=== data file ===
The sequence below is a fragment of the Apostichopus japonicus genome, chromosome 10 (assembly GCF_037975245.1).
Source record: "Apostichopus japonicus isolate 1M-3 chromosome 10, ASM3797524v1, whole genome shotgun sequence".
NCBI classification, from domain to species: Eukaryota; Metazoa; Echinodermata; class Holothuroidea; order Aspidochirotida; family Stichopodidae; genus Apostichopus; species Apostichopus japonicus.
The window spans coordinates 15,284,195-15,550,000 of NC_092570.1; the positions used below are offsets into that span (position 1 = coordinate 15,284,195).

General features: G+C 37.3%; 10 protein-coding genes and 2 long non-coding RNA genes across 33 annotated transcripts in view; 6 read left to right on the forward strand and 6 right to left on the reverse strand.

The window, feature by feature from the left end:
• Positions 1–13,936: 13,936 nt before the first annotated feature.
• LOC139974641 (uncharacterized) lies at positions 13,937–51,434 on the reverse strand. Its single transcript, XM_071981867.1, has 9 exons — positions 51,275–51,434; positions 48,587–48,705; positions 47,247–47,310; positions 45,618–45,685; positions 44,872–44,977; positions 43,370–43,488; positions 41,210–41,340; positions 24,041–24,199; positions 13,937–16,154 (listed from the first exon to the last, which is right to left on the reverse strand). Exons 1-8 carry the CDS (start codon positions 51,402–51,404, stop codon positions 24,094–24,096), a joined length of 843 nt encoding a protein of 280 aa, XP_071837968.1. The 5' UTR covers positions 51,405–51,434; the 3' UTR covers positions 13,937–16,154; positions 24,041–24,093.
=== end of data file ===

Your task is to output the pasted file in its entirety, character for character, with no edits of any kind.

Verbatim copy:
The sequence below is a fragment of the Apostichopus japonicus genome, chromosome 10 (assembly GCF_037975245.1).
Source record: "Apostichopus japonicus isolate 1M-3 chromosome 10, ASM3797524v1, whole genome shotgun sequence".
NCBI classification, from domain to species: Eukaryota; Metazoa; Echinodermata; class Holothuroidea; order Aspidochirotida; family Stichopodidae; genus Apostichopus; species Apostichopus japonicus.
The window spans coordinates 15,284,195-15,550,000 of NC_092570.1; the positions used below are offsets into that span (position 1 = coordinate 15,284,195).

General features: G+C 37.3%; 10 protein-coding genes and 2 long non-coding RNA genes across 33 annotated transcripts in view; 6 read left to right on the forward strand and 6 right to left on the reverse strand.

The window, feature by feature from the left end:
• Positions 1–13,936: 13,936 nt before the first annotated feature.
• LOC139974641 (uncharacterized) lies at positions 13,937–51,434 on the reverse strand. Its single transcript, XM_071981867.1, has 9 exons — positions 51,275–51,434; positions 48,587–48,705; positions 47,247–47,310; positions 45,618–45,685; positions 44,872–44,977; positions 43,370–43,488; positions 41,210–41,340; positions 24,041–24,199; positions 13,937–16,154 (listed from the first exon to the last, which is right to left on the reverse strand). Exons 1-8 carry the CDS (start codon positions 51,402–51,404, stop codon positions 24,094–24,096), a joined length of 843 nt encoding a protein of 280 aa, XP_071837968.1. The 5' UTR covers positions 51,405–51,434; the 3' UTR covers positions 13,937–16,154; positions 24,041–24,093.